I went home the same day and what I will never forget, it was not a bad surgery. It was fine, but most people go home with a Foley Catheter. My doctor said “You’re young, you can handle it.” It was miserable for so many days because it was so sensitive. Sometimes I think about that and I get the chills, I hate it.
Since the surgery, I was doing follow up every three months with cystoscopy and cytology. Then after a few clear bills of health, then we upgraded to every six months. I’m going back in July and then if that’s good, it will be every year. I never received chemo or BCG because after he did the surgery, he was fairly certain it was just benign. The doctor said that if he had more of an idea in the operating room he would have just done an intra-operative wash. But he commented, “I’m just shocked because you’re so young and you have no risk factors at all. You’ve never smoked in your life, ever, and never worked around dyes, rubbers, all those things. You’re also not a middle-aged male.”
Even the appearance of the tumor, he noted, “It didn’t appear malignant.” All my scans have come back clean, which is good. So now every time I don’t feel so good, I worry, “Oh my God, not again. No, no, no.” But everything has been great. So that’s good. Sometimes I just get nervous about my follow up tests. My doctor said that if the cytology is not clear then he’s going to do something called blue light cystoscopy in which you have to go under anesthesia.
The strangest thing I do now after my diagnosis is that every time I go to the bathroom now I’m conscious of just checking the toilet paper. It’s insane. It’s nerve-racking because there could just be no symptoms this time or something. And especially with cytology, you could just go back and you could have absolutely no symptoms and there could be something there. Being so young, there’s just no explanation for my bladder cancer.
I think that maybe I wasn’t as freaked out or affected by it as much before surgery because I found out that it was cancerous after the tumor was removed. If I would’ve known before, I feel like I would’ve been so much more freaked out. I think that everyone should know and look for any signs of symptoms. That it may not be just an infection. Just go get checked and even if you have no risk factors, this could be something, I would say always follow your gut. And it is possible to have this diagnosis and that even after you have surgery and you have to have close follow-ups. It’s totally doable to follow your dream, whether you’re in school or you have a job and kids and busy life. You can just make time for your appointment and still have a positive outlook and just do what you love to do.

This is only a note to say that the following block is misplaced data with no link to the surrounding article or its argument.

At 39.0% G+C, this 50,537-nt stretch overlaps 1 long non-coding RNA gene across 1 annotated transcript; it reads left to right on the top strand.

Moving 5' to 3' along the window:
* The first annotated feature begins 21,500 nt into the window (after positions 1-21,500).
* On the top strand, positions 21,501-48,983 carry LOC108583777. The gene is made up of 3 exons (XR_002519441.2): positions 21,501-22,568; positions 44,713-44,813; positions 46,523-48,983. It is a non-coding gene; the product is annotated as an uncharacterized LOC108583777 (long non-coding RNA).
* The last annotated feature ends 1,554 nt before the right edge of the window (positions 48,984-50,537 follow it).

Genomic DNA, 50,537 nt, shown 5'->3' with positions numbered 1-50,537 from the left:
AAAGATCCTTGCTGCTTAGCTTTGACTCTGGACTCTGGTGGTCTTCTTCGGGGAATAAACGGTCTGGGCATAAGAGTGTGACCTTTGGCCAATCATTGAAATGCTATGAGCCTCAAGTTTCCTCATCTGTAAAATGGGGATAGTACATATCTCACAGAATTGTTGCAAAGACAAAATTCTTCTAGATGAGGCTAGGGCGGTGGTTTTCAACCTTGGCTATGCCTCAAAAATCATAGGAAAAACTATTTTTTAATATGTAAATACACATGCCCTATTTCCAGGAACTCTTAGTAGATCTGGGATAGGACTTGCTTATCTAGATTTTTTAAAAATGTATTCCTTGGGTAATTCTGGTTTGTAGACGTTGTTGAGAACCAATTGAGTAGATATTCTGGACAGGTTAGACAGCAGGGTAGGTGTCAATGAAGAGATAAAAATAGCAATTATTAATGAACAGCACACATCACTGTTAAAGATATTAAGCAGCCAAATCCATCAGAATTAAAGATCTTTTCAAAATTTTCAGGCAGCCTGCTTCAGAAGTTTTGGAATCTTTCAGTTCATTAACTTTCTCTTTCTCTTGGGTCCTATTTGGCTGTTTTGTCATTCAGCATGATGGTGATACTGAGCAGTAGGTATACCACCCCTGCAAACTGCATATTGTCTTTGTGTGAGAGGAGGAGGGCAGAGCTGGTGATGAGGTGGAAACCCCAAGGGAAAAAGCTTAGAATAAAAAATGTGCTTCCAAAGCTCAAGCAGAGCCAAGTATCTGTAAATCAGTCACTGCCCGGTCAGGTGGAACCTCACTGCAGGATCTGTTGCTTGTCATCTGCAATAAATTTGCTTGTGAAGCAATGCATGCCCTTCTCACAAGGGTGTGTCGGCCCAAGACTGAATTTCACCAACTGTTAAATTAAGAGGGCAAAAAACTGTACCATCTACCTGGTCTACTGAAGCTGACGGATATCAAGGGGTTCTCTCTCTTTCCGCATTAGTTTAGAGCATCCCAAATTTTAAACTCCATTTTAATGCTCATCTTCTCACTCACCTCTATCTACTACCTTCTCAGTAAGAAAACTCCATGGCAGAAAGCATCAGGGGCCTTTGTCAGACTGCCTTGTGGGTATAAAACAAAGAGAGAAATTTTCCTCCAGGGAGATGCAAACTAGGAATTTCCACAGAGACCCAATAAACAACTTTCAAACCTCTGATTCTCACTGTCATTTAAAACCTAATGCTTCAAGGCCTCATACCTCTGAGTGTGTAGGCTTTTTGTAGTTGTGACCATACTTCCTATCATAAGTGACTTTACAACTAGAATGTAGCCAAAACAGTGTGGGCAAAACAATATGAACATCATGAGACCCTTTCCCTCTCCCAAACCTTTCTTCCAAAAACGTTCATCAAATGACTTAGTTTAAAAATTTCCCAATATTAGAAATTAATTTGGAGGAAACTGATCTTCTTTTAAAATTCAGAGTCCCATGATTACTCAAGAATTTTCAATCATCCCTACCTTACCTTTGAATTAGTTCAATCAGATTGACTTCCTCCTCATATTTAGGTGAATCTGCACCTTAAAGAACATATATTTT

What I would tell other patients is that you can’t let it bring you down and be upset over it. Of course, it’s shocking and it’s upsetting, but you can’t just label yourself as like, “Oh I have bladder cancer, I went through all this.” You still have to just get up the next day and keep doing what you want to do and what you love. Just don’t let it bring you down. I didn’t feel bad for myself because I did everything I could and I caught it at a perfect time. I have to keep going and do what I want and I don’t let something like this drag me down. Just be proactive. I go to my appointments, reach out to people and follow up on research studies and just being in something like BCAN, the support group and reading other people’s stories. You could just get through it that way too.
I guess the biggest thing that I would want people and healthcare providers to know too, is that every person isn’t straight from a textbook. You have to think outside the box. I had classic bladder cancer symptoms, to a T. It took a while for people to think outside the box. So for healthcare providers too, everybody’s not a textbook case. I’m lucky that I followed my instinct and all my scans have been clear since then.
Bladder Cancer Resources
If you or a loved one has recently been diagnosed with bladder cancer, the SURVIVEiT® Resource Library can offer you a number of helpful bladder cancer resources to help you advocate for yourself. Discover a list of questions to ask your oncologist at your next appointment, information about molecular profiling, actionable steps you can take, and more.